July 17, 2015
In the Book Notes series, authors create and discuss a music playlist that relates in some way to their recently published book.
Karim Dimechkie's Lifted by the Great Nothing is an auspicious debut novel, a coming of age tale that seamlessly encompasses the immigrant experience and themes of identity and race.
Kirkus wrote of the book:
"A finely nuanced look at race, gender, and power in American society . . . A promising debut penned in vivid, suspenseful prose that gives a new spin to the classic tale of fathers and sons."
Stream a playlist of these songs at Spotify.
Below are the groups–– mostly instrumental–– that I played on repeat for the three years I was making Lifted by the Great Nothing.
I. FULL ALBUMS:
The group, Balmorhea, makes me see things. Every note they strike seems so intentional and bare and brave––without it ever feeling like "cerebral" music. It's the most rare combination of smarts and soul I've encountered. Soul winning out every time. Even while on my 100th revision, Balmorhea was able to infuse my book with the emotion necessary to edit onward. The problem with revising your book for two years is that you lose track of the emotional plot. It's challenging to keep feeling and re-feeling the same emotional-beats over and over. I was at risk of growing numb to the plight of my own characters. Balmorhea made me care again. They have six albums–– depending on how you want to count the EPs, reprints, and remixes–– and every single one of them has the capacity to steep my senses fully into the world of my fictions, time and again. Hands down the most inspiring music to write to that I own.
Shlohmo's Bad Vibes album is the cave music that transformed me into a resourceful spelunker. It granted me access to the sometimes-dark tunnels of my imagination, allowing me to create the shadier parts of my novel. Shlohmo satisfied all of Lifted by the Great Nothing's ghostly needs.
Toumani Diabaté & Ballake Sissoko's New Ancient Strings album is the music that angels play. Their instrument, the Kora, is so distinct that it seems improbable they could sustain such richness for an entire album. But the collection of songs is unmistakably an ever-expanding story.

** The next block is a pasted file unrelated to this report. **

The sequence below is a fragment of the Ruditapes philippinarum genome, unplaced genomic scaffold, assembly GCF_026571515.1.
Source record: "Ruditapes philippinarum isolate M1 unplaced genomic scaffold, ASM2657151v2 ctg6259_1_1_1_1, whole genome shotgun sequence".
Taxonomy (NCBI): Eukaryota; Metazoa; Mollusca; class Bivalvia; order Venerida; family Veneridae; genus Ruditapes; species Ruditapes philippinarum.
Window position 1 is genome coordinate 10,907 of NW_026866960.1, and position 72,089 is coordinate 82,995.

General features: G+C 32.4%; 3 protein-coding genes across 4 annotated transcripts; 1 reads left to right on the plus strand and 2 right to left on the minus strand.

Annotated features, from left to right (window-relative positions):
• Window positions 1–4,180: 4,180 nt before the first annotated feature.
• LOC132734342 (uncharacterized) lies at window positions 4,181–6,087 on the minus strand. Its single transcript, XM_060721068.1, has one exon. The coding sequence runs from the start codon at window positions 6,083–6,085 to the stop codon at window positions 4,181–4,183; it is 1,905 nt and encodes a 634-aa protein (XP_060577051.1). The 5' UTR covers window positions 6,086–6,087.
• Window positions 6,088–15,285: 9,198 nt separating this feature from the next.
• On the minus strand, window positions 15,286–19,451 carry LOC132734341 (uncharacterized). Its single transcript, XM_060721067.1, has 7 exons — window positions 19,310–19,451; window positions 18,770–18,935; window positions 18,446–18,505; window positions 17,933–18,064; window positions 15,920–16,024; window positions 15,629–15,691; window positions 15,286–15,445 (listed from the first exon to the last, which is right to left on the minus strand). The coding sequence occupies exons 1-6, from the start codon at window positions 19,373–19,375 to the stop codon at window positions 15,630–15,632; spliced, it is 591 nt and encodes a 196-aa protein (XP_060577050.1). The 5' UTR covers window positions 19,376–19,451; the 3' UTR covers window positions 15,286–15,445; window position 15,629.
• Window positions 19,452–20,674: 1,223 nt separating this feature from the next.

Chilly Gonzales's Piano Solos albums I & II brings me nearer to earth with every listen. Though, I trust it won't ever land me fully onto hard ground, but keep me perpetually hovering a few inches above. This is happy music that is nowhere near naïve. There's a soft-fuzz that surrounds each pure and simple key that Chilly hits. And though I've memorized every note, the listening experience is always equal parts familiar and fresh.
REWORK is a compilation of twelve artists' reinterpretations of Philip Glass songs. It has tremendous emotional range: from the frenetic energy and tension of synths to chest-thundering drums to the beautiful solemnity of piano compositions. A particularly complete album.
Steve Reich's Music for 18 Musicians is basically one long, repetitive song that builds over the course of 14 tracks. It's fantastic for work-groove entrancement. This album galloped me through sections of my book like no other–– so spellbinding and gradual and upbeat and regular. A 59 minute pulsating mantra.
Tsegue-Maryam Gebou's Ethiopia Piano Solo is melancholic, pretty, and lightheartedly spectral–– like tangoing spirits. Her wandering solos helped me trust my subconscious, and the album's home/cathedral-recording quality made me feel like Tsegue and I were making live art in tandem. She enables me to float through my imagination with a detached mind. I use her music when I need help letting go.
(Fun fact: Tsegue-Maryam Gebou is a 91-year-old nun.)
Amiina's Kurr is the ultimate morning music, utilizing a lot of xylophone and saw sounds. This quartet of women do sing, but luckily it's in Icelandic. Very simple and bright music. It's rare to find a happy album that is this deep.
II. TWO SONGS:
Lucky Dragons' song, "Open Melody" makes me feel like I'm doing a naked tribal dance in the woods. I put this single song on loop for days at a time in my bedroom. It was maddening in the most creatively empowering way.
Radiohead's instrumental track, "Feral," is weird, agitated, and makes me mildly ill. This single glitchy, rushed, though sometimes droning, song was the ideal soundtrack to my scariest paragraphs. It is a perfect merger of disorientation and rhythmic anchoring. A pitch that's very hard to achieve in writing.
Karim Dimechkie and Lifted by the Great Nothing links:
also at Largehearted Boy:
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